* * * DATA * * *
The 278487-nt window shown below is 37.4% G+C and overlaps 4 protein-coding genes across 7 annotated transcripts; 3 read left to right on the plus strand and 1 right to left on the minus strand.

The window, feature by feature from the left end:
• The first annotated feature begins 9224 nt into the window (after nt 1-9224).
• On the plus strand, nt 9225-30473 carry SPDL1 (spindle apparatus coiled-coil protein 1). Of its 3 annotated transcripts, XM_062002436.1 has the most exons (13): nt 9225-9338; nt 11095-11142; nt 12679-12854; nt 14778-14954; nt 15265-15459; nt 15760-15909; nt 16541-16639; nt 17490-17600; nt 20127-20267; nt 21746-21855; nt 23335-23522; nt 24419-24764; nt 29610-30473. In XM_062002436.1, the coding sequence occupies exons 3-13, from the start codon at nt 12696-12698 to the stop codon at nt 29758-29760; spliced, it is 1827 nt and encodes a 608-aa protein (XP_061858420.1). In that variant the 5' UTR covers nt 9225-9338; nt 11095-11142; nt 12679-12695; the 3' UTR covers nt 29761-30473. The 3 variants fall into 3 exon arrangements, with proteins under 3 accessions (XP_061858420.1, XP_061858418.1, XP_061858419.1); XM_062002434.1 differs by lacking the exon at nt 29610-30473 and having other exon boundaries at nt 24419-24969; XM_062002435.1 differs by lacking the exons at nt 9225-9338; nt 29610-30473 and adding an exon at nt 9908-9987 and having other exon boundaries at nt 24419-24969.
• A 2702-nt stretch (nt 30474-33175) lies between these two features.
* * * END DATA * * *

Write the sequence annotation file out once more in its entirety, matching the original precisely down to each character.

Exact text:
The 278487-nt window shown below is 37.4% G+C and overlaps 4 protein-coding genes across 7 annotated transcripts; 3 read left to right on the plus strand and 1 right to left on the minus strand.

The window, feature by feature from the left end:
• The first annotated feature begins 9224 nt into the window (after nt 1-9224).
• On the plus strand, nt 9225-30473 carry SPDL1 (spindle apparatus coiled-coil protein 1). Of its 3 annotated transcripts, XM_062002436.1 has the most exons (13): nt 9225-9338; nt 11095-11142; nt 12679-12854; nt 14778-14954; nt 15265-15459; nt 15760-15909; nt 16541-16639; nt 17490-17600; nt 20127-20267; nt 21746-21855; nt 23335-23522; nt 24419-24764; nt 29610-30473. In XM_062002436.1, the coding sequence occupies exons 3-13, from the start codon at nt 12696-12698 to the stop codon at nt 29758-29760; spliced, it is 1827 nt and encodes a 608-aa protein (XP_061858420.1). In that variant the 5' UTR covers nt 9225-9338; nt 11095-11142; nt 12679-12695; the 3' UTR covers nt 29761-30473. The 3 variants fall into 3 exon arrangements, with proteins under 3 accessions (XP_061858420.1, XP_061858418.1, XP_061858419.1); XM_062002434.1 differs by lacking the exon at nt 29610-30473 and having other exon boundaries at nt 24419-24969; XM_062002435.1 differs by lacking the exons at nt 9225-9338; nt 29610-30473 and adding an exon at nt 9908-9987 and having other exon boundaries at nt 24419-24969.
• A 2702-nt stretch (nt 30474-33175) lies between these two features.